Iran and Britain
Christopher de Bellaigue explores the fraught but intimate history of Britain's relations with Iran, including Britain's role in the overthrow of several Iranian governments.
Documentary in which writer and journalist Christopher de Bellaigue explores the fraught but often surprisingly intimate history of Britain's relations with Iran, and asks why Iranians think that if something goes wrong in Iran then Britain must have something to do with it.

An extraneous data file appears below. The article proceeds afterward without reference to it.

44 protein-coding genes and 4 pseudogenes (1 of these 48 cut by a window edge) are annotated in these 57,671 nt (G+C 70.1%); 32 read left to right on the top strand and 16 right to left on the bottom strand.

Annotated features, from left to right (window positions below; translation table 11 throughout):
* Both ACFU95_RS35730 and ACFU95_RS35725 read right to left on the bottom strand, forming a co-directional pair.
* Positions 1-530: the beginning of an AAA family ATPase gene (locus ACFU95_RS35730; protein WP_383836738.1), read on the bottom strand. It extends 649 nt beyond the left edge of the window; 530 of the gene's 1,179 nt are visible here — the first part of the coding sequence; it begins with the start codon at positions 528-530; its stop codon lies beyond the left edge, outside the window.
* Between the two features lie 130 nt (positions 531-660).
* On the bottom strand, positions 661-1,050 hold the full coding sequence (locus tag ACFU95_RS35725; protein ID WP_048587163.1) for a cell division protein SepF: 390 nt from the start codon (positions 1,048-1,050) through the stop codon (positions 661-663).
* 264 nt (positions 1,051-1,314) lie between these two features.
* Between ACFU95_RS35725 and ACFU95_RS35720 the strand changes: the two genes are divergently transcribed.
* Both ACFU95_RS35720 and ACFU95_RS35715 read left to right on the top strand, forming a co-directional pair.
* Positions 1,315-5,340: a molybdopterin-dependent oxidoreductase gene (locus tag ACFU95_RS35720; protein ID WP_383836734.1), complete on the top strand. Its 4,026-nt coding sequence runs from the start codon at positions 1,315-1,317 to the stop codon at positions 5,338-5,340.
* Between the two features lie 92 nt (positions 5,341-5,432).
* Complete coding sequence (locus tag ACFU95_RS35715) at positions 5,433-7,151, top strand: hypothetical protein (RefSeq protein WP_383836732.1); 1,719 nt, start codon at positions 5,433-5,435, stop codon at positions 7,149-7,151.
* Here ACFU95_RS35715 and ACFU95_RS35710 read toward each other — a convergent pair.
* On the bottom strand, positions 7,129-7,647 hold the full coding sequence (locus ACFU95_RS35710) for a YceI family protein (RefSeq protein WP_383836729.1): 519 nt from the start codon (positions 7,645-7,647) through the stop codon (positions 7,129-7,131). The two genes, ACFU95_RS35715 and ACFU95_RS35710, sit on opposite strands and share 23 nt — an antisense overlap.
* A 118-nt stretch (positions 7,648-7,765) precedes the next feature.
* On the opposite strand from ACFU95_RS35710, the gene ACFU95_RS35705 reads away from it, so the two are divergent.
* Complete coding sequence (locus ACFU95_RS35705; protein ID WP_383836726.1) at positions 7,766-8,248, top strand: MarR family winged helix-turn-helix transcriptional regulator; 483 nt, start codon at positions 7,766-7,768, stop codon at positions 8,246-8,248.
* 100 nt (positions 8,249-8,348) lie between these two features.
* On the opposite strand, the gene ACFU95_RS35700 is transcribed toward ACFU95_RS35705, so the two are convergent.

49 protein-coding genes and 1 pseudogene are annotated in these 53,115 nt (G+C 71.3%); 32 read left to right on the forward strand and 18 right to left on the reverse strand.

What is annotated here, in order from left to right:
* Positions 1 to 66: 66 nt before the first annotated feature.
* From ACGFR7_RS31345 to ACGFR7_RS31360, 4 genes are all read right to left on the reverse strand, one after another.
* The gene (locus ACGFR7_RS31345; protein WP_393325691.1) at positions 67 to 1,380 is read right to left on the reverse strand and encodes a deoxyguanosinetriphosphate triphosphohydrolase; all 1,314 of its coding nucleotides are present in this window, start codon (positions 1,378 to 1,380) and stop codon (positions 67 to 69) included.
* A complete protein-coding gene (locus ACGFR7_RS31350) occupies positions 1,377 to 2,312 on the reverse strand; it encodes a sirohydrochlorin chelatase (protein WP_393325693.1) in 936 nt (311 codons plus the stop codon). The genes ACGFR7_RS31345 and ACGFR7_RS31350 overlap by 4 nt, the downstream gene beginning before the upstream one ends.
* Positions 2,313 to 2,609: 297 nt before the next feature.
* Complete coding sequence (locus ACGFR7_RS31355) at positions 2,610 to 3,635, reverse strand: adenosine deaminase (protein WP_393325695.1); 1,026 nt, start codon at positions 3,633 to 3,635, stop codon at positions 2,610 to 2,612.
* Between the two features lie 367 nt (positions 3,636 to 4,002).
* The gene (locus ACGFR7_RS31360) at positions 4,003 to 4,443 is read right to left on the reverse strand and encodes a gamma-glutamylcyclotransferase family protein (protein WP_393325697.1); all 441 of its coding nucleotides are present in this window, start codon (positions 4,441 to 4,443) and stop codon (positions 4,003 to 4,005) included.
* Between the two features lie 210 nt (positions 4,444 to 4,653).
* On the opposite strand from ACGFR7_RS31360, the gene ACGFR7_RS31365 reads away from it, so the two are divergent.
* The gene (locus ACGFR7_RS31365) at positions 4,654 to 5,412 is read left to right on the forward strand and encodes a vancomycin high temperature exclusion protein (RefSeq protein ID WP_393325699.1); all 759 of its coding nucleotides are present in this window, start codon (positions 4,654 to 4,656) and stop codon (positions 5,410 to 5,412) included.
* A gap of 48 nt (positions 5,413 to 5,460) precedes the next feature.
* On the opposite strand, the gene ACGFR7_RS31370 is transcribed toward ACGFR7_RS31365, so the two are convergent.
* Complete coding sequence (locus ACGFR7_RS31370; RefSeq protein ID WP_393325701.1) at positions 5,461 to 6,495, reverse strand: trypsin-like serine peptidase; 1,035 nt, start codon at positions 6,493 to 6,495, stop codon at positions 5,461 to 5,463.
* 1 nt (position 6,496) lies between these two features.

De Bellaigue has lived in Tehran, speaks fluent Persian and knows well the phenomenon of 'Uncle Napoleonism', the notion that the cunning British are 'out to get you' that has been a common attitude in Iranian society for 100 years.
He looks at some key events in the relationship, notably Britain's role in the overthrow of several Iranian governments, its control of Iran's oil and the on-off support for Iran's democrats.
Meeting prominent Iranians, including Uncle Napoleon's inventor and others with direct knowledge of these events, he examines the foundations and justification for these Iranian suspicions and asks if they are still there after 30 years of isolation.